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Kenoza Lake

July 16, 2021

Susan Brown Otto
Posted 7/16/21

Remember that childhood song, “Rain rain, go away, come again another day”. When will it stop raining? The poor farmers trying to make hay. One of the wettest Julys on record. It appears …

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Kenoza Lake

July 16, 2021


Remember that childhood song, “Rain rain, go away, come again another day”. When will it stop raining? The poor farmers trying to make hay. One of the wettest Julys on record. It appears that apples are dropping early this year. I told someone that last night and they said that the squirrels were knocking them off the trees. I don’t agree with that. I think they are simply dropping early.

The missing cow I wrote about two weeks ago is still experiencing unbridled freedom. She tends to go between Gabriel Road, Burr Road and the Ackermann farm on Moller Road and likes the Krantz pond on Burr Road. She was last seen a few days ago. Please contact Dave Slater if you see the cow. The cow is easily spooked so please don’t try to capture her yourself. We need to give this cow a name.

Get well wishes for Eileen Brey, and Happy Birthday wishes as well.

The Kenoza Lake United Methodist Women will meet on Monday, July 19th, 7:00 pm at Marguerite Brown’s house. The Kenoza Lake Firemen will have their chicken barbeque on July 24th. The Jeffersonville Boy Scout troop will be holding a Chicken-barbeque on Saturday, July 17th.

Background: Former Kenoza Lake resident Leslie Loeffel and I attended then Jeffersonville-Youngsville Central school and graduated in 1975. Leslie now lives in Utah where she is the Director of Davis Learning Support and Student Services at Weber State University.

A few Sundays ago, I ran into Leslie as I left the Kenoza Lake United Methodist Church weekly church service. Leslie was headed to the Kenoza Lake Cemetery to clean up some of the headstones, that had lichen growing on them. (By the way, lichens harm gravestones, however, that is a topic for another column.) Leslie has taken a keen interest in the history of Kenoza Lake.

We discussed that as George Slater has unofficially appointed me the Mayor of Kenoza Lake, that I could unofficially appoint Leslie as the Kenoza Lake Historian. Leslie said that she would like to periodically write about Kenoza Lake history and suggested that we call it “Kenoza Lake History Highlights from Leslie Loeffel”. I thought this was an excellent idea and so with this column, I am including Chapter One, July 2021, Kenoza Lake History Highlights by Leslie Loeffel:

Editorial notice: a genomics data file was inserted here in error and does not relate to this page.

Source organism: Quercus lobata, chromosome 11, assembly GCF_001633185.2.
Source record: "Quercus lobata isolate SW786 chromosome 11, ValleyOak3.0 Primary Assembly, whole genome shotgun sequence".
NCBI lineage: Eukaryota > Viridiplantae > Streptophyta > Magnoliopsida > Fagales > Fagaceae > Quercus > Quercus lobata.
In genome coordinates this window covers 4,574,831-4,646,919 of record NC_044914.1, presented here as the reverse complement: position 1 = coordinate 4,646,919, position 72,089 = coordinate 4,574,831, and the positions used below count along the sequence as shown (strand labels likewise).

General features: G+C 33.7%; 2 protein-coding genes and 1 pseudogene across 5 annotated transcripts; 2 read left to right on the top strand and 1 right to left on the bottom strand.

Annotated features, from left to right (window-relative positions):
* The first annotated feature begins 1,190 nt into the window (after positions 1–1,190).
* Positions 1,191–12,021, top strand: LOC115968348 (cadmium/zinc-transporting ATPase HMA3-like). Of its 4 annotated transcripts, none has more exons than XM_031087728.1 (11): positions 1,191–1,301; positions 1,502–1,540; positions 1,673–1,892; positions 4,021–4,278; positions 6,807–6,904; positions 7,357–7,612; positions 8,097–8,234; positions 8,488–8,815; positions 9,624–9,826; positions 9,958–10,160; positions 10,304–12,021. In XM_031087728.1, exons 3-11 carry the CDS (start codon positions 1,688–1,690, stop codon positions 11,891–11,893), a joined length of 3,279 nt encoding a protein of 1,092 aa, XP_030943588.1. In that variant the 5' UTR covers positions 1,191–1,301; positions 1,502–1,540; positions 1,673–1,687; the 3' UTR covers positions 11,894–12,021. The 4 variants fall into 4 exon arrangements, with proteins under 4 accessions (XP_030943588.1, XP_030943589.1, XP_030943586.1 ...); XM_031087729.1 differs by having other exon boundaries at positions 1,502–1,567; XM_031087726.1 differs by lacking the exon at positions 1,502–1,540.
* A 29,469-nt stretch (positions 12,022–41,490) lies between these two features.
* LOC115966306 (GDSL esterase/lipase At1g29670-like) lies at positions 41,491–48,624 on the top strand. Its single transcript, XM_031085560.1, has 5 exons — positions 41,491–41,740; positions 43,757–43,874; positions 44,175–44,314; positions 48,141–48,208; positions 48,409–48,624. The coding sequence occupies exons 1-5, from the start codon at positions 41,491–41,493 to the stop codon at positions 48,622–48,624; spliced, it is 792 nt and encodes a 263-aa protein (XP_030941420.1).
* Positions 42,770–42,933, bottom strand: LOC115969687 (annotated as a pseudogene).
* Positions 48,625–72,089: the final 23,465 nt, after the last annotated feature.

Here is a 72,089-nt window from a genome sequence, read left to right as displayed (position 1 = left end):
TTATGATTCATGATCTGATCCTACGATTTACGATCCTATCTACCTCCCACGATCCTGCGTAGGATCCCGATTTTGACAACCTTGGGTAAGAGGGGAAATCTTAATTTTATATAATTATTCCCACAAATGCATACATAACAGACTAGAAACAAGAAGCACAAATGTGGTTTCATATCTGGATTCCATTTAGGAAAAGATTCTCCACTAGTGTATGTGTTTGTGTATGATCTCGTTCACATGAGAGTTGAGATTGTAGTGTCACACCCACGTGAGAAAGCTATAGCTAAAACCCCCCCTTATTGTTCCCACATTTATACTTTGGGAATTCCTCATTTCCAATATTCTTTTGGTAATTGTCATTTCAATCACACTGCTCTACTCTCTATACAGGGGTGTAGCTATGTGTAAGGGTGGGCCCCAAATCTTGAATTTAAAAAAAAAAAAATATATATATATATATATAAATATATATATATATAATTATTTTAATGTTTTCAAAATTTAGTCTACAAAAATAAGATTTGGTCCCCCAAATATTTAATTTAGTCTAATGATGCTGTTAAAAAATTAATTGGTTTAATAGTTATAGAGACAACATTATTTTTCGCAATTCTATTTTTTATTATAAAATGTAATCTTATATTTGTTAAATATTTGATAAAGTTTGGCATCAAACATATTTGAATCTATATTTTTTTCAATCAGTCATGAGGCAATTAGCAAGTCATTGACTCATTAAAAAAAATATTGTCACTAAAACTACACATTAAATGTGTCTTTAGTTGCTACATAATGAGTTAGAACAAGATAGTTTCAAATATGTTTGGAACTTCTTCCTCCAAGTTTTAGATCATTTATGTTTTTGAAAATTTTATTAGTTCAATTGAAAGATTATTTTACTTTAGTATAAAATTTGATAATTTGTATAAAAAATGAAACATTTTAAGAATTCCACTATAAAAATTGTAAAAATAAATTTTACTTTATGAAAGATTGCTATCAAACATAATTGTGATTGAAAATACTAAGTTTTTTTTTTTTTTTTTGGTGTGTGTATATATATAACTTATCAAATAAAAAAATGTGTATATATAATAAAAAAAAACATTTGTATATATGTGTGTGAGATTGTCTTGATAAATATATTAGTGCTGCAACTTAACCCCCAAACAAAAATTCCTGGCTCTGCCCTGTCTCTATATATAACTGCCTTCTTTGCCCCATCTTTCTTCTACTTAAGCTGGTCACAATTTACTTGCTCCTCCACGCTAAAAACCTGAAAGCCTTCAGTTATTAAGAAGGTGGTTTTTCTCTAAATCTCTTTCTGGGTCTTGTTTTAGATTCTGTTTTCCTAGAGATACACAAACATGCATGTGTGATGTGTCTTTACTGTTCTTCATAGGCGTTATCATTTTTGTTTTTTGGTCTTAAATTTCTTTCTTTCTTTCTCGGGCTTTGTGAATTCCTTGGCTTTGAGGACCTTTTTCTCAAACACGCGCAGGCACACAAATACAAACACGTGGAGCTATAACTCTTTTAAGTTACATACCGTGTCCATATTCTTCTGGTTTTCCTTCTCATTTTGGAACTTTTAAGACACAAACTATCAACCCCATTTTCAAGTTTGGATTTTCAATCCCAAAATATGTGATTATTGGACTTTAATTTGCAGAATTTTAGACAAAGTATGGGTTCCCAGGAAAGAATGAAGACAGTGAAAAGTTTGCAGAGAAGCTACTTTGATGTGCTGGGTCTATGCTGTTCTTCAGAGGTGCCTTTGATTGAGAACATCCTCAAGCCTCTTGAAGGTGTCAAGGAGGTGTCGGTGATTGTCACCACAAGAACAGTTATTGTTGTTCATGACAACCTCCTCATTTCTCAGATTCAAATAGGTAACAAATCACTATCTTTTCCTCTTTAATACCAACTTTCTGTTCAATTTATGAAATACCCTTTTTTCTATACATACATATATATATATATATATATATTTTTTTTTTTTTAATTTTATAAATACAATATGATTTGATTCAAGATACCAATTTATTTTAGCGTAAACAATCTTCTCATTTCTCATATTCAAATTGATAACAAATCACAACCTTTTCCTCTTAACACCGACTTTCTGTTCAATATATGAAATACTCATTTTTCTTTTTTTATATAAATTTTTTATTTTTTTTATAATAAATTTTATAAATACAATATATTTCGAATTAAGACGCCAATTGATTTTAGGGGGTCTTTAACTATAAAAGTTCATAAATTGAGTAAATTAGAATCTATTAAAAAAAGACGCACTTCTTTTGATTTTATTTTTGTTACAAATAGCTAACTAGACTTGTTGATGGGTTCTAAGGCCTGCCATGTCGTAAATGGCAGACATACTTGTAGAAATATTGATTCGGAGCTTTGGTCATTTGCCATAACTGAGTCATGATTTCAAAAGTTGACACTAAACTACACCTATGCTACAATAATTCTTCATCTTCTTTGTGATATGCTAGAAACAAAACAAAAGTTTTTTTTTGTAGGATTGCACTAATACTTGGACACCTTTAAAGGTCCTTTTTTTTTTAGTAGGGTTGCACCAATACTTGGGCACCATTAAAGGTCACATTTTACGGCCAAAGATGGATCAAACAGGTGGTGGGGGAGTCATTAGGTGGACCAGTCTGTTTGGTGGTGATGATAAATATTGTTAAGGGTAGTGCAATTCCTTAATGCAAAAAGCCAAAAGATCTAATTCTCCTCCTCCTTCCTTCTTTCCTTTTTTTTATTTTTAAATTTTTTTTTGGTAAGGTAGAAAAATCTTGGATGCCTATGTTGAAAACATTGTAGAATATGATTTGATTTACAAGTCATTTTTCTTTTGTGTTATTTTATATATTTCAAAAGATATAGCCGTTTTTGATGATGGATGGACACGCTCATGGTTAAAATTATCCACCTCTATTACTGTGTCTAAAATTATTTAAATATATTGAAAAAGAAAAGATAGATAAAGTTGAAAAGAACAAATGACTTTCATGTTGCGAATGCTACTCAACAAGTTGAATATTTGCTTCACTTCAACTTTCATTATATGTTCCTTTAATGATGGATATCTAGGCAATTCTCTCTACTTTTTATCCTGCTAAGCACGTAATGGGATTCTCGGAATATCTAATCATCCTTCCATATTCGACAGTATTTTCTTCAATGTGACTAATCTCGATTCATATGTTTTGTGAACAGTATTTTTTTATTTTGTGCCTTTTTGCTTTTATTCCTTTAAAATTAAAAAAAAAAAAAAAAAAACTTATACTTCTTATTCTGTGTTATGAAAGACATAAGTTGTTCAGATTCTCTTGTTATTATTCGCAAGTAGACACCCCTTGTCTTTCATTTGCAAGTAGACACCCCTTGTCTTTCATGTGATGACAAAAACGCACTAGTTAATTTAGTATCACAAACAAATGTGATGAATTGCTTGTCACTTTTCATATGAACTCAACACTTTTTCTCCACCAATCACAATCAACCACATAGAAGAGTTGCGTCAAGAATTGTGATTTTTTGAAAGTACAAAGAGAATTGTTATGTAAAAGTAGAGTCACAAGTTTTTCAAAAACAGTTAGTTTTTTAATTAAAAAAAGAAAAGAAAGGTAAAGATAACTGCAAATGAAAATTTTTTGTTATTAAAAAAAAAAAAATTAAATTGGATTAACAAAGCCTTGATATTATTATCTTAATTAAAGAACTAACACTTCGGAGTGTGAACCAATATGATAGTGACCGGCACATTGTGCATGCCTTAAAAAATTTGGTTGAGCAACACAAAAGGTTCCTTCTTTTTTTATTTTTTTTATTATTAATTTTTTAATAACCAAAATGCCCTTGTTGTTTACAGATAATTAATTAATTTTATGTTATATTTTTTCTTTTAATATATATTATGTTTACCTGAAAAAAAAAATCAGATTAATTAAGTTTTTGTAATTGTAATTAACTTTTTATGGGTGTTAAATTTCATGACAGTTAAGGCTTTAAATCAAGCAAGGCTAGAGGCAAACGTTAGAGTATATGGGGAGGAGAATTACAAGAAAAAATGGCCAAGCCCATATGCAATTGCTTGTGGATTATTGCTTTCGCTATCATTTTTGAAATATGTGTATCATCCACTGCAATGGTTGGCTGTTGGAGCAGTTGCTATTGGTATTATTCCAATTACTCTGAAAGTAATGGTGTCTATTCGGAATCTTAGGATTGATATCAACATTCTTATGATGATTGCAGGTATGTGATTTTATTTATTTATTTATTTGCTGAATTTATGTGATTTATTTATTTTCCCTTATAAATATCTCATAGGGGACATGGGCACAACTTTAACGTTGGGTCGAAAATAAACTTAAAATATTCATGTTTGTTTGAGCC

1. In summer in the early 1900s, Kenoza Lake was bustling with activity. The boarding houses were full of city visitors ready to write home about the wonderful time they were having swimming, boating, dancing, and attending parties. Becker’s Drug Store on the lake corner across from the Kenoza Lake Hotel (site of Snedeker’s garage) offered “1000 different kinds of postcards.” Both William Becker and Wirt Moulthrop “published” postcards of local scenes to be sold in their stores. The local druggists and novelty store owners took photographs and sent them to Germany where postcards were printed with advanced technology, leading to the high quality of these early postcards. This “Golden Age of Postcards” lasted until the lead up to World War I when a tariff was imposed and German printers were no longer used.
  2. In 1906, you could have danced the night away in Kenoza Lake all summer long. Weekly dances were held at the Kenoza Lake dance hall owned at that time by Philip Behrmann and George DeLap. Gents, you would have paid 15 cents, but ladies, you could have entered for only 10 cents. Music was furnished by the Kenoza Lake Orchestra. This may have been the same group that was sometimes called the Home Orchestra made up of Cora Osterhout on piano, her brother Arthur Osterhout on trombone, and Andrew Kohler on violin, joined at least once by John Puerschner on cornet. Cora Osterhout (later Cora Fuhrer, mother of Bernice Fuhrer) went on to be the church organist for the Kenoza Lake Methodist Church for over 30 years.

Full moon, July 23rd, Buck Full moon. Whitetail Deer antlers are still in velvet and still growing until August 10th, the last day that antlers grow. If you want to read some fascinating information about buck antler growth, go to: https://community.legendarywhitetails.com/blog/whitetail-deer-antler-growth-cycle/

Did you know that antlers can grow about 1/8 inch daily for yearlings and about 1/4 inches daily for adult bucks? That is as much as 1½ inches per week for adults!


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